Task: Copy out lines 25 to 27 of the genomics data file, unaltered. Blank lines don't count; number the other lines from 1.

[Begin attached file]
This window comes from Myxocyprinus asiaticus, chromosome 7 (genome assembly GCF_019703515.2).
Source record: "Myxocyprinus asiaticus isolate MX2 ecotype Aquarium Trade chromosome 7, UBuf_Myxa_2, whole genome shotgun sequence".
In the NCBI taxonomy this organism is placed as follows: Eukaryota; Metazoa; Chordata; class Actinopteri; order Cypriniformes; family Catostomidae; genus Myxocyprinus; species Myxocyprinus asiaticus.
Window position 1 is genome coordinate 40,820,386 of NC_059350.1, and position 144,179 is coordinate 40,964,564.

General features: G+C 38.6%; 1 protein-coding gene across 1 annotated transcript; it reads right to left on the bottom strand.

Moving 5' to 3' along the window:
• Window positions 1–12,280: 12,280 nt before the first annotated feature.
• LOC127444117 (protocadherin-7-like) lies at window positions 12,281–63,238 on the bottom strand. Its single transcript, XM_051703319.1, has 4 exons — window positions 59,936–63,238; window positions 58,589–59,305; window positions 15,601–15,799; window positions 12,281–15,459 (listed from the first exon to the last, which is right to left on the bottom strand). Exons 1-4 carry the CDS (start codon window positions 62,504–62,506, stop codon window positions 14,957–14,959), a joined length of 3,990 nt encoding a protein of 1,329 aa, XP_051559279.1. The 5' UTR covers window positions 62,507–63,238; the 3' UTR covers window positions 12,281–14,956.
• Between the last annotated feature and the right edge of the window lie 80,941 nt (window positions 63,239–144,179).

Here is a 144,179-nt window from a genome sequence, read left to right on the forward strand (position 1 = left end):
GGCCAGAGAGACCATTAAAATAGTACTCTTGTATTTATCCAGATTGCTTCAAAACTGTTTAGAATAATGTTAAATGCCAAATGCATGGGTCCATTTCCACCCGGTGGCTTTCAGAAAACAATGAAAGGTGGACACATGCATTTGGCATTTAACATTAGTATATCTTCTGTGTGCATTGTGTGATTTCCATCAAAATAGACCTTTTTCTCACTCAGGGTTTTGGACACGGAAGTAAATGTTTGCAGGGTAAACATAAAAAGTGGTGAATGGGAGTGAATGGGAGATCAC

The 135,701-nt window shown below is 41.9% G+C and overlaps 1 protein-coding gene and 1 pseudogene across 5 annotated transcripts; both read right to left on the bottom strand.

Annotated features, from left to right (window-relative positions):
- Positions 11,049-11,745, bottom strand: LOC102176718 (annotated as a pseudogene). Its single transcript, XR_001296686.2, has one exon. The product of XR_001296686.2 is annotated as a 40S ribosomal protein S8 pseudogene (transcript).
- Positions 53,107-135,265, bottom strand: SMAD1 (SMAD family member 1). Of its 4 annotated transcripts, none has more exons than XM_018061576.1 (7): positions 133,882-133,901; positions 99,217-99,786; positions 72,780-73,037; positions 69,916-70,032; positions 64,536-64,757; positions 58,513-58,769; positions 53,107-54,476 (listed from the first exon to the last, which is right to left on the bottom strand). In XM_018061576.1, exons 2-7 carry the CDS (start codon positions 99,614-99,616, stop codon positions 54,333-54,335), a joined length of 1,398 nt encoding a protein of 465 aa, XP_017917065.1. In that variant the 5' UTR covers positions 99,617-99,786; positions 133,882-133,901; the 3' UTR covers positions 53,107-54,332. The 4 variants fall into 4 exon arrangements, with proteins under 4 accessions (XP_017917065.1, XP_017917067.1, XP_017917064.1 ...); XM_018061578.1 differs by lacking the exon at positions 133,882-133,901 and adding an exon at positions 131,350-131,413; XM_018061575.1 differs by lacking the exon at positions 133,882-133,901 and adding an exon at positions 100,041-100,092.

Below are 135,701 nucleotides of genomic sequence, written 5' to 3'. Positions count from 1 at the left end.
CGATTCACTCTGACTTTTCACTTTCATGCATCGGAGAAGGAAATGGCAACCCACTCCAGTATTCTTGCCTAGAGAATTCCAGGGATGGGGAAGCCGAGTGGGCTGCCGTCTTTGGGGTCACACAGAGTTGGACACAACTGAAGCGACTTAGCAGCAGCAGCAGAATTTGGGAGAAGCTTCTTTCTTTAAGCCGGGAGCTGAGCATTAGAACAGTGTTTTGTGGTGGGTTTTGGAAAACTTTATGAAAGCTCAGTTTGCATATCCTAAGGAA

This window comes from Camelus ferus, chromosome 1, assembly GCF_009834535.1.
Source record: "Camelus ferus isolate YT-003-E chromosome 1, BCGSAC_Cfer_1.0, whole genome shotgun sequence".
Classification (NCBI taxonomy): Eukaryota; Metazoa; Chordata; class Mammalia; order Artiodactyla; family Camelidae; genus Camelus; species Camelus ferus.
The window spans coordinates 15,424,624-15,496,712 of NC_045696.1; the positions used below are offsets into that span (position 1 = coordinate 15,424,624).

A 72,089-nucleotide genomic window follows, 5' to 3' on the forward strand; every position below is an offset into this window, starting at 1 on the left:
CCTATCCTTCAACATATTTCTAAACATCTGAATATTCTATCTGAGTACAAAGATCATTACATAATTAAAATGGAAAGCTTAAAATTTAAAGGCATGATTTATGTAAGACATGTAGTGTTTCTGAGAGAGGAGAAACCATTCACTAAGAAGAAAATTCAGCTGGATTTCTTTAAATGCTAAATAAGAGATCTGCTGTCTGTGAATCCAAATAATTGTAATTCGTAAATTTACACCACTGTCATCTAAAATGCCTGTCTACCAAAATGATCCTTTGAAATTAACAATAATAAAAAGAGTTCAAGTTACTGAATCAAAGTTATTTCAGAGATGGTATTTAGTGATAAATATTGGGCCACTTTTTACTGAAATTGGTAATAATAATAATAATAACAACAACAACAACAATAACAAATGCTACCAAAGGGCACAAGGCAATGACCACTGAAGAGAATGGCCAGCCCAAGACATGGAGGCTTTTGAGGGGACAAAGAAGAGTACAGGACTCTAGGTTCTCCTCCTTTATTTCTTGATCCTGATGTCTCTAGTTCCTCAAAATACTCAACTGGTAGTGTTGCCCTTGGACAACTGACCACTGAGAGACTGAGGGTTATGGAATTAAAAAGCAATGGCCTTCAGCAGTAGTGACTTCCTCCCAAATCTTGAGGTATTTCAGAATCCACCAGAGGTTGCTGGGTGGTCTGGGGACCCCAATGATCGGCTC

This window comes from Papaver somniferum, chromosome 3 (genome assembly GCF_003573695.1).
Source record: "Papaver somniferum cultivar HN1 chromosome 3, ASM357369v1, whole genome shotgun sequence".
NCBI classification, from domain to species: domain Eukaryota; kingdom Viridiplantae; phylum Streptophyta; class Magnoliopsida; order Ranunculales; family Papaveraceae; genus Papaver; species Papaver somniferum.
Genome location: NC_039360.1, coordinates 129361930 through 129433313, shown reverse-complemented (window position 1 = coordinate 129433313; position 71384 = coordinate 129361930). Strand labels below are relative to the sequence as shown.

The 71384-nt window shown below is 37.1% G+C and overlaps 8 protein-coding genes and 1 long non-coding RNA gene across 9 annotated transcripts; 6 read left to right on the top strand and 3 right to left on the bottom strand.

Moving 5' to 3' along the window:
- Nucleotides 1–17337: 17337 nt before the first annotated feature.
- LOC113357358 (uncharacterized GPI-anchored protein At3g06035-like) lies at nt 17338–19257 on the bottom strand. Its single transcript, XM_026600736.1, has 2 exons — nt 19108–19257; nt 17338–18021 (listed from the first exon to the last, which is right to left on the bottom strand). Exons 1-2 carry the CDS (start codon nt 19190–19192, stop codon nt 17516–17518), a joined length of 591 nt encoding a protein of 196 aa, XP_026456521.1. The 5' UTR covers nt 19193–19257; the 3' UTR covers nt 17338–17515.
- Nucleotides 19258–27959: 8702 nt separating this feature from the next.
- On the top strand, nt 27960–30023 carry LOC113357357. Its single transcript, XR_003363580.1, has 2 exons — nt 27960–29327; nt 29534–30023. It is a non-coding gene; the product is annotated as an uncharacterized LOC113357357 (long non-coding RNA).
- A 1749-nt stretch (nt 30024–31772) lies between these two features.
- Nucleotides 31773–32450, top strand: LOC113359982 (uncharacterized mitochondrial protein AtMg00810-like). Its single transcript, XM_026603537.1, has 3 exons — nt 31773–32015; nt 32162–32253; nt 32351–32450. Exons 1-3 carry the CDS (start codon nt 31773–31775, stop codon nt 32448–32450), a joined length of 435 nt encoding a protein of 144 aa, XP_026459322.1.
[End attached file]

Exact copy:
Source record: "Papaver somniferum cultivar HN1 chromosome 3, ASM357369v1, whole genome shotgun sequence".
NCBI classification, from domain to species: domain Eukaryota; kingdom Viridiplantae; phylum Streptophyta; class Magnoliopsida; order Ranunculales; family Papaveraceae; genus Papaver; species Papaver somniferum.
Genome location: NC_039360.1, coordinates 129361930 through 129433313, shown reverse-complemented (window position 1 = coordinate 129433313; position 71384 = coordinate 129361930). Strand labels below are relative to the sequence as shown.